My son has a lot of ugly clothing. There are several hand-me-downs that just sit in his closet because I can't stand to put them on him unless they are to be used as pajamas. This sweatshirt is one of those things.
It's just so icky. I hate sweatshirts like this anyway, on anyone. They look so frumpy. But this one is even worse, because of my deep dislike for typical gender stereotypes. I'm pretty sure boys like things besides sports, construction equipment and licensed Disney characters...but I digress. Back to the tutorial!
I decided to turn this into a hoodie, because I have seen other people do similar projects that turned out great, and I bought a bunch of knit solids on clearance a while back and I wanted to see what I could do with them. I think I started with a 1/3 of a yard of red interlock knit, maybe 1/2, but I didn't use all of it, so I think 1/3 should be just fine. This is a 4T shirt, but it fit more like a 2/3T.
Thread (the color is up to you, I used black just for the heck of it)
1/3 yard or so of contrasting knit fabric (jersey, interlock, rib, it doesn't really matter, as long as it is somewhat similar in weight to your sweatshirt fabric)
Step 1: Grab your seam ripper and remove the sleeves, sleeve cuffs, and waistband, and open up the sleeve seam (you only need one, as it will just be a pattern piece). This will take a bit, so grab a drink, relax and take your time.
You should be left with the body, 2 sleeve cuffs, 1 opened sleeve, and your waistband.
Step 2: Fold your contrast fabric so that you are able to cut through 2 layers, and place your opened sleeve on top. Cut around the edges and you will have two new sleeves.
Step 3: To make the pieces of the hood, fold your shirt body up so that you have a side view (the shoulder armholes should be face to face on the inside). Lay your shirt on your contrast fabric, and mark the edge of the neckhole in back, plus a 1/2" or so seam alloance. Mark the edge in the front, plus a 1 1/2" seam allowance. Draw a curved line between your two marks to make the bottom of the hood.
I realize that a picture of this whole step would have been more helpful, but I'm sure you can figure out what I mean.
Step 4: Find a hoodie that fits your child, and lay the hood down so that you have your 1/2" allowance in the back, 1 1/2" in the front, and 1/2" at the neck. Trace around the hood, leaving the same 1/2" allowance. Cut your hood out.
Step 5: Fold your fabric so that you will be cutting out two pieces. Lay your waistband with the raw edge against the bottom of your contrast fabric, and mark the sides, leaving a 1/2" seam allowance. Pivot the waistband up, so that the raw edge is now facing the opposite direction, and mark along your raw edge, so you have two pieces that are double the heigh of the band. (Note: my waistband was sewn together pretty tight, so I had to do this to get double the height...if you take yours off and can open it up so that it is an unfolded tube, you can just mark along the top and bottom, and leave 1/2" allowance on the sides.)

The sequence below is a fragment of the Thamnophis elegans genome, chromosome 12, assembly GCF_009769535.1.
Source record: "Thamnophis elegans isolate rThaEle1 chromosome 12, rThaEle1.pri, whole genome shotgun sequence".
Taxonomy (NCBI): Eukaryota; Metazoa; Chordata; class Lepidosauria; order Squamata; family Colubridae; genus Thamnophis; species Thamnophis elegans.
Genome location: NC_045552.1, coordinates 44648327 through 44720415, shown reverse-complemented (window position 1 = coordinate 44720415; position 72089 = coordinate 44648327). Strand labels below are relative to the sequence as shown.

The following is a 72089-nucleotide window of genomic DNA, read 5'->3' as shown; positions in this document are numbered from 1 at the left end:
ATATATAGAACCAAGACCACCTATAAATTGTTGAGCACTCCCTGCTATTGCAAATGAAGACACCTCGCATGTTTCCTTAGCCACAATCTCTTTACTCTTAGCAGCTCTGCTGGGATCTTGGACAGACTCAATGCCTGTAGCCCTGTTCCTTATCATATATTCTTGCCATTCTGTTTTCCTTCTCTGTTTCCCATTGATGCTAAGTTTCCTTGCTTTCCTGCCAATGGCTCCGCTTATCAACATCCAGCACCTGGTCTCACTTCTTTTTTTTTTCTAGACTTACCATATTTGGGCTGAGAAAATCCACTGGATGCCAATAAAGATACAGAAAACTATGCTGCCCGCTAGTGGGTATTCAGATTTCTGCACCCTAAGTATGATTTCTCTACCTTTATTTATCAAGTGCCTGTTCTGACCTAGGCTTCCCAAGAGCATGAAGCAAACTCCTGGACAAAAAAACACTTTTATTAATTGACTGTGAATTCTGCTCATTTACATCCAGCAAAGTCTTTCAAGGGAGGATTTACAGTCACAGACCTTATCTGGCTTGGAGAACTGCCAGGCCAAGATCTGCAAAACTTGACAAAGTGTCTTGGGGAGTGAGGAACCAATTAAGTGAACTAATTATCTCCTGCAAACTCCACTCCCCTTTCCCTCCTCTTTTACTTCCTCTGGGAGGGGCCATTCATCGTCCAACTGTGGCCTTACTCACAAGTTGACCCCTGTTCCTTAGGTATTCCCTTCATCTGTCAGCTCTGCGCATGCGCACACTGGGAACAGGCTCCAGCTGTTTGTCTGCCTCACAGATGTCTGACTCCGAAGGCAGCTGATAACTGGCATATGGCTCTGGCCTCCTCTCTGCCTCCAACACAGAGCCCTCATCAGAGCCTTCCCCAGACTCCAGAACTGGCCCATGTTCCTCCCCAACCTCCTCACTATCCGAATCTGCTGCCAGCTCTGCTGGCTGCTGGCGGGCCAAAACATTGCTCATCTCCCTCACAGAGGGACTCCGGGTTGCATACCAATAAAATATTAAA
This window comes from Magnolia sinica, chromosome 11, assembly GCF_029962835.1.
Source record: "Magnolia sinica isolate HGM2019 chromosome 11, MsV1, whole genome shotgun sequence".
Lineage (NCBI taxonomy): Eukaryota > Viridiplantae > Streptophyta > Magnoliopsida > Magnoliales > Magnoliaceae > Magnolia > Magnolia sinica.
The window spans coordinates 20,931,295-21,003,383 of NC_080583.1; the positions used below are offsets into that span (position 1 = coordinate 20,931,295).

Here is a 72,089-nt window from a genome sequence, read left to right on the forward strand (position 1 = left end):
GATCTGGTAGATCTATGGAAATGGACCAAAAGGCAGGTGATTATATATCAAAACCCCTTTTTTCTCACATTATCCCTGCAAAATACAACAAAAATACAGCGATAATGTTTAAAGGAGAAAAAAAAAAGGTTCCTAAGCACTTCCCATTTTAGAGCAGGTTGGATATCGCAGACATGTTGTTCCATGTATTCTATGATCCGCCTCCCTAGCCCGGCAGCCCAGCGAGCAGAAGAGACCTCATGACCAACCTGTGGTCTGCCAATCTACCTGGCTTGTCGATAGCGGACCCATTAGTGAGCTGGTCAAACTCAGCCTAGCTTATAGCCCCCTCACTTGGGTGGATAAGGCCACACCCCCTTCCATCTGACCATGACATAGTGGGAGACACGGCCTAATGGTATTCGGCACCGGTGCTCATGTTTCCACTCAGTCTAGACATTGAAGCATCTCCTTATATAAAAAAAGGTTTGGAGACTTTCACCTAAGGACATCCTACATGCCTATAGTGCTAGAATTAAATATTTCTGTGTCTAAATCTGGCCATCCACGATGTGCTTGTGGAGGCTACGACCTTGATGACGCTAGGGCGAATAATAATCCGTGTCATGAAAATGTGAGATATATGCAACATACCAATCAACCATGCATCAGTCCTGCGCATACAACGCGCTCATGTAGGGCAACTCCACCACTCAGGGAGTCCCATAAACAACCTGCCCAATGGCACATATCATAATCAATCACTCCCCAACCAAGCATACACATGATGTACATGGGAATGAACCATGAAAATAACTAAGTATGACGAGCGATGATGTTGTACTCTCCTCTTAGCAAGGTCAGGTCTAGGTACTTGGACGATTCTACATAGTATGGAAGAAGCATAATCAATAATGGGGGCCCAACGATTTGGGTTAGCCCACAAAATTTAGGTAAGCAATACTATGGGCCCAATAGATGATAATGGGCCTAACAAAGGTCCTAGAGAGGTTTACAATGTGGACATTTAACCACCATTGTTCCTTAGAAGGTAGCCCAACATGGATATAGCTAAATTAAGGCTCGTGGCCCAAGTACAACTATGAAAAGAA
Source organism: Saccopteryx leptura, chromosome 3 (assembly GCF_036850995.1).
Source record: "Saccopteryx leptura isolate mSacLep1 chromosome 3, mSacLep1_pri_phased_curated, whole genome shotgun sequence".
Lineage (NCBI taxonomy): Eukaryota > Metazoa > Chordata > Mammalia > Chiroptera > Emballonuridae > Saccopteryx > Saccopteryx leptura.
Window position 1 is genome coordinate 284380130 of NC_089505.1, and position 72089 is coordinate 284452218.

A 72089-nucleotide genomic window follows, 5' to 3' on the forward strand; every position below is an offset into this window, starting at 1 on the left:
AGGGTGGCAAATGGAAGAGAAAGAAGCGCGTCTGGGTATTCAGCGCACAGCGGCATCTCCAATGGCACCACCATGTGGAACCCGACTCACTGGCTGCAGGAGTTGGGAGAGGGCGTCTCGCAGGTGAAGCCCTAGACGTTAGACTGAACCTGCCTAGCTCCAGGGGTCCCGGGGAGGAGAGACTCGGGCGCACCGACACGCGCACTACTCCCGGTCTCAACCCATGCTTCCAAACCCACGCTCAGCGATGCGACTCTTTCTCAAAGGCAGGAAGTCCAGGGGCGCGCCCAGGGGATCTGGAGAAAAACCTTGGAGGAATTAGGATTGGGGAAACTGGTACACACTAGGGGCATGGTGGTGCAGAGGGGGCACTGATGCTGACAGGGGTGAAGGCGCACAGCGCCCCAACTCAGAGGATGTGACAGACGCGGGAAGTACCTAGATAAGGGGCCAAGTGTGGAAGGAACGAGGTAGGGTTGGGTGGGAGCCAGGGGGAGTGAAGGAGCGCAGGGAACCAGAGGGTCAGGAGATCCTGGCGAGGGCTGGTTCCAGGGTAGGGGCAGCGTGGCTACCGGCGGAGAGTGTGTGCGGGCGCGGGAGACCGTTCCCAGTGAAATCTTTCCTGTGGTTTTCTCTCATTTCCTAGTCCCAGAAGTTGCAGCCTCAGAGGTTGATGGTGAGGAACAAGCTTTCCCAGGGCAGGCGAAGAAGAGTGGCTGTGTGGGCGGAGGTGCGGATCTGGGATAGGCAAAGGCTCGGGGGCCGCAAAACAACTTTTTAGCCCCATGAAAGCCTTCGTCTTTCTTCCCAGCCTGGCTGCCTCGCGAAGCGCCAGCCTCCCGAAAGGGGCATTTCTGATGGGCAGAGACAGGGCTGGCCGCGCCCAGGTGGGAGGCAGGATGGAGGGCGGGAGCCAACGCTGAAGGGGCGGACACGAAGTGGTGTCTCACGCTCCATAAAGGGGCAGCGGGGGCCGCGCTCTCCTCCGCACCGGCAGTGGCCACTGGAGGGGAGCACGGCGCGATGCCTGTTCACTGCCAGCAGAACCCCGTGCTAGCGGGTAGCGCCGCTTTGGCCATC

Now you should have two hood pieces, two waistband pieces, two sleeves, and your wrist cuffs and shirt body.
Step 7: Sew around the curve of your hood.
Fold the raw edge of your face opening 1/2" over, toward the inside. Fold another 1/2" and pin, so that your raw edge will be encased. Sew your hem up 1/4" from the outer edge of the face opening.
Sew down your seam allowances on each side of the curve of your hood, about 1/4" from the seam on either side.
Step 8: Fold your sleeves in half and sew down the sides.
Grab the wrist cuffs you saved, and pin the raw edges to the raw edge of the sleeve, right sides facing together.
Sew about 3/8" from the edge, then fold the cuff up and point the seam allowance up towards the top of the sleeve. Sew about 1/4" from the sleeve/cuff seam.
Step 9: Take your waistband pieces and sew them together on each side. Fold your tube in half, so that the seams are on the inside, to form your waistband.
Align the raw edge of the waistband with the bottom of your shirt, side seams of the waistband lined up with the shirt seams. Sew around.
Flip the waistband open and point the seam allowance up toward the top of the shirt. Stitch the seam allowance down like you did with the sleeve cuffs.
Step 10: Flip your shirt body inside out, and your sleeves right side out. Place your sleeve in the armhole, with the seams aligned. Pin all around.
Sew your sleeves on, flip the shirt right side out, and point your seam allowance toward the neck of the shirt and sew down.
Almost there! You could stop here if you don't want to add the hood.
Step 11: Find the center back of your neck opening. Pin the RIGHT side of your hood to the WRONG side of the neck opening. (Note: Sorry, the shirt is facing right side out in this picture, and I flipped it inside out for the next picture. I should have just flipped it first and then started pinning, so the pictures would make sense. Oops!)
Pin the hood the rest of the way around, so that the edges of the hood meet in the front, but don't overlap. You may have to stretch the hood or the neck a bit to get them to align, but that's ok.
Now, set your machine to a zig zag stitch. IF YOU DON'T, YOUR NECK OPENING WON'T STRETCH! Remember, your kid needs to be able to fit their noggin through!
Sew a zig zag down the middle of your neck cuff, all the way around. I was lazy and just used some navy blue for my bottom thread and black for my top thread, so to have the black facing, I had to flip the shirt right side out and sew. Don't be like me; sew from the inside. It's much easier to keep your hood aligned with your neck hole if you can actually see the edge of the hood.
Done! If your child is going to wear a goofy sports sweatshirt, it might as well be as cute as you can make it, right?
This is my first full sewing tutorial, so I'm sorry if it doesn't make sense, or it's way too long, or whatever else. I welcome questions and comments!